Lake Leake, Tasmania
Aerial photo from the east, Rawlinna Village at the left of the lake
|Population||176 (2006 census)|
|LGA(s)||North Midlands Council|
Lake Leake is the name of both a man-made water storage reservoir and a small township (Australian Postcode 7210) in the eastern midlands of Tasmania. The lake can hold 22.076 gigalitres (779,600,000 cu ft) of water. The lake was named after Charles Henry Leake a member of the Tasmanian Legislative Council. At the 2006 census, Lake Leake had a population of 176.
Features and location
Lake Yaleena, south of Lake Leake
|Water volume||22.076 gigalitres (779,600,000 cu ft)|
The village is built on land owned by the Northern Midlands Council. Inhabitants must purchase a license to have a building there are restricted in the number of days per year they can live there. The main purpose is to accommodate recreational anglers.
Water flowing out from the lake has an electrical conductivity of 56 μS/cm.
Rawlinna is a locality located between the south side of the lake and Lake Yaleena, another water impoundment. Lake Yaleena is a privately built dammed lake, specifically for fishing. It is a business that includes accommodation in cabins.
The traditional custodians of the area were the Peenrymairmemener clan of the North Midlands Nation.  The area was originally a wetland, or series of lagoons, and was called by the peenrymairmemener Koannerwe (koan.ner.we). The area was described by contemporary colonial British as a 'resort of the natives' - an aboriginal meeting place, and contemporaries describe finding several aboriginal huts in the area. The area contains remains of aboriginal artifacts and a quarry where the Peenrymairmemener crafted stone tools.
The area was renamed by colonials 'Kearney's Bogs' and then Lake Leake after the dam was constructed. The reservoir was constructed after a long debate. A 5-metre (16 ft) high dam was finished in 1884. The initial capacity was 19.9 cubic metres (700 cu ft) and an area of 6 square kilometres (2.3 sq mi). In 1971 the spillway highest point was raised by 18 centimetres (7.1 in) to increase storage capacity. Water is released for irrigation and also stored to maintain a fishing facility. Lake Leake is usually at least half full.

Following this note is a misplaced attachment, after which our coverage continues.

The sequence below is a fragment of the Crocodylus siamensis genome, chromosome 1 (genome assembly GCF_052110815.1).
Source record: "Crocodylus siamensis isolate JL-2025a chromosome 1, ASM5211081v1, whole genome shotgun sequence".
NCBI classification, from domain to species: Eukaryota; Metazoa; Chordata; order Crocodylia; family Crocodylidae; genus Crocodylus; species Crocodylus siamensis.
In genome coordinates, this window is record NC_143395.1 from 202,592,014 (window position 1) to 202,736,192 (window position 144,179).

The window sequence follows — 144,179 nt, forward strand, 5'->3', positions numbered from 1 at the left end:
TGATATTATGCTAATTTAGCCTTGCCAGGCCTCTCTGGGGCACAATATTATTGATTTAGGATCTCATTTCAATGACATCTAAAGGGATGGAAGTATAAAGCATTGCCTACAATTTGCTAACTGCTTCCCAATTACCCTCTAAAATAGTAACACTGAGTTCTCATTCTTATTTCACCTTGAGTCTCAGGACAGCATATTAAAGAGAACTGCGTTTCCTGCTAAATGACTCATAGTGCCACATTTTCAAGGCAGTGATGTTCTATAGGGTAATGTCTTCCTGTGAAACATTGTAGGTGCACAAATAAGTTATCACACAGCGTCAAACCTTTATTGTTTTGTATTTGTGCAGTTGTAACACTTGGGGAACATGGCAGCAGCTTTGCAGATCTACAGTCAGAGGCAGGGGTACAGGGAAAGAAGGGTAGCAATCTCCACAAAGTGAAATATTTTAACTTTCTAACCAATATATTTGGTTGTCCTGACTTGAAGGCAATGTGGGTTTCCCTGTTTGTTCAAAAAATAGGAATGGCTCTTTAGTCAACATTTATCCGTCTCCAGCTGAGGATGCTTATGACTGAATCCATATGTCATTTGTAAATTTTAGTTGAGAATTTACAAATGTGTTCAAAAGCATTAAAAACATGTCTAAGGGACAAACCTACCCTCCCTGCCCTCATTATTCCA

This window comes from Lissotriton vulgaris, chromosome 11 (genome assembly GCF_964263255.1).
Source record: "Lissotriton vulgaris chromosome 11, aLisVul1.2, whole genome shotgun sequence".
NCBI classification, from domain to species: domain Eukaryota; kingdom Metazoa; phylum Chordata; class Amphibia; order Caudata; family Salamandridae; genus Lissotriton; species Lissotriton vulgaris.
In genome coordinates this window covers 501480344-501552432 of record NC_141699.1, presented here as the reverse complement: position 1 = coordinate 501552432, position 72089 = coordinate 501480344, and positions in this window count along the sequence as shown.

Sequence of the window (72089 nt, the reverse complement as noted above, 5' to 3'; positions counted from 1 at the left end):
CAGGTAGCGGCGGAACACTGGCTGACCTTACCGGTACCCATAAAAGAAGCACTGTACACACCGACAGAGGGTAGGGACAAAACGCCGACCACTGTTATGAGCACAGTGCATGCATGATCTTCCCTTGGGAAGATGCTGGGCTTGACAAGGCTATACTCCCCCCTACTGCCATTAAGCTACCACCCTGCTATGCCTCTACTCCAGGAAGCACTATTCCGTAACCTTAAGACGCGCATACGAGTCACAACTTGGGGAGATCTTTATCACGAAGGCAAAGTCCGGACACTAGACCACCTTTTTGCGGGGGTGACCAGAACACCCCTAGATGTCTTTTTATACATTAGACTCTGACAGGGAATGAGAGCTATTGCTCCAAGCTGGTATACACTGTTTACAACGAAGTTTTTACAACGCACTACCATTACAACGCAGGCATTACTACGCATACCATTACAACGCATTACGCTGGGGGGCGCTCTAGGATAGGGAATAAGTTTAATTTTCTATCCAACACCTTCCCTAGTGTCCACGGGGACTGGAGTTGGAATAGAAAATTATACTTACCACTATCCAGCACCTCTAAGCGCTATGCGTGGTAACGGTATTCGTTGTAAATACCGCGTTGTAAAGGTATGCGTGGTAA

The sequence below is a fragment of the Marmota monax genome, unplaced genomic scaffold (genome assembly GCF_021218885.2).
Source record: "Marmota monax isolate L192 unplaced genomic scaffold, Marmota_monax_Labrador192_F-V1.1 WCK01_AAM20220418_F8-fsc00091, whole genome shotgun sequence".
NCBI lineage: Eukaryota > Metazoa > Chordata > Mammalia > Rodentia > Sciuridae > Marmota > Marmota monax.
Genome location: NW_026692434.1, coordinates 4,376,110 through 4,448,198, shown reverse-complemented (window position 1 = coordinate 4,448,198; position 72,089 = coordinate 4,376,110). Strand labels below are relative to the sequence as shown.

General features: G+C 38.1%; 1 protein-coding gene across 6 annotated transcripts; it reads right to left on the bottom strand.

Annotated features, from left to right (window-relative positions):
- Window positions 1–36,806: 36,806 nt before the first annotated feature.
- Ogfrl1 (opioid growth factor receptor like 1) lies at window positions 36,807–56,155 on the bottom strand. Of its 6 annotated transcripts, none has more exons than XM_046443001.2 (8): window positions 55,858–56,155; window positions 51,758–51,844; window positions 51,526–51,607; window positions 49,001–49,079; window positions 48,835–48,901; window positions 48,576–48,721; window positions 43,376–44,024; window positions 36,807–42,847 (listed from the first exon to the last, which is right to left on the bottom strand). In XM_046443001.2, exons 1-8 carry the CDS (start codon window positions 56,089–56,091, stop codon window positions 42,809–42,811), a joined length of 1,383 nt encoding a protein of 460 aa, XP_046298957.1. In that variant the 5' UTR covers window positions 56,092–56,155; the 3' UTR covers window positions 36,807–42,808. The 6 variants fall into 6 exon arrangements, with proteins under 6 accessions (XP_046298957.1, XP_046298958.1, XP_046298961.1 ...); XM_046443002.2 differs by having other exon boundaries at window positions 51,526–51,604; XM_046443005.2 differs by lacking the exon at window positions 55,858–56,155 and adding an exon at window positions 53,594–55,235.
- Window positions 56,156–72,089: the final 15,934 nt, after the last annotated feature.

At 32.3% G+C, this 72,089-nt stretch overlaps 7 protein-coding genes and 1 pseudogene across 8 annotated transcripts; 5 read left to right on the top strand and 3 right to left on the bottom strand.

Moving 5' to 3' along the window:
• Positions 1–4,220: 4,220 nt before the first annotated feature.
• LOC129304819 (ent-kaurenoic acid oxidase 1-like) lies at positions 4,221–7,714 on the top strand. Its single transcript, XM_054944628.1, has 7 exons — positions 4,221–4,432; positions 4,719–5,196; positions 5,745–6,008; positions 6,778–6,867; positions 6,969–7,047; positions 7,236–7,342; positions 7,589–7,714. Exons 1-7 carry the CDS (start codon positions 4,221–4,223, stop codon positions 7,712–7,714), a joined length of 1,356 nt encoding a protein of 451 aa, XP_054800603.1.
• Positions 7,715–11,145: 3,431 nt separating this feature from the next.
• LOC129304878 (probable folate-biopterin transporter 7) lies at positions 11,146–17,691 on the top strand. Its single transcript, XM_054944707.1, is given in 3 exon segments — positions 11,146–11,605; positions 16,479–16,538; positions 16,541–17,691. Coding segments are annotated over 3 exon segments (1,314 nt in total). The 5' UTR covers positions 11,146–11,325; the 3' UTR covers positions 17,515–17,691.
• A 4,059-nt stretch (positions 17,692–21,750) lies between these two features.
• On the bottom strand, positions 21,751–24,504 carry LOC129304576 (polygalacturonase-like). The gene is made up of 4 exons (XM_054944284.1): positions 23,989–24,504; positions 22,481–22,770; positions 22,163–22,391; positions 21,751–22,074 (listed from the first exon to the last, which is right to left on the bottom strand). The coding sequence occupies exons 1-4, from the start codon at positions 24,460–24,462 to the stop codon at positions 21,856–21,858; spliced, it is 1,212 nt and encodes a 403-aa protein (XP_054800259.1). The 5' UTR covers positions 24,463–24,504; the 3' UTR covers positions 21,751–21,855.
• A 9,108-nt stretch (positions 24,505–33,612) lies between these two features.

- Australian Bureau of Statistics (25 October 2007). "Lake Leake (State Suburb)". 2006 Census QuickStats. Retrieved 14 November 2011.
- "Lake Level Database". Archived from the original on 4 November 2014.
- "The Parliament of Tasmania from 1856". Retrieved 28 April 2017.
- "Lake Leake — IFS Portal". Retrieved 28 April 2017.
- Plomley, Brian (1991). The Tasmanian Tribes and Cicatrices as Tribal Indicators among the Tasmanian Aborigines. Launceston,Tasmania: QVMAG. p. 23.
- Kee, Sue (1990). Midlands Aboriginal Archeological Site Survey. Hobart Tasmania: National parks, wildlife and heritage Occasional Paper number 26. ISBN 07246 1738 8.
- "Macquarie Catchment" (PDF). South Esk Basin State of Rivers Report. 8 September 2004. p. 172.
- "Charles Henry Leake and family letters and journals".
- Australian Government Bureau of Meteorology. "Latest Weather Observations for Lake Leake". updated once a day
- Australian Government Bureau of Meteorology. "Agricultural Observations Bulletin for Tasmania". updated once a day, includes evaporation, wind run and hours of sun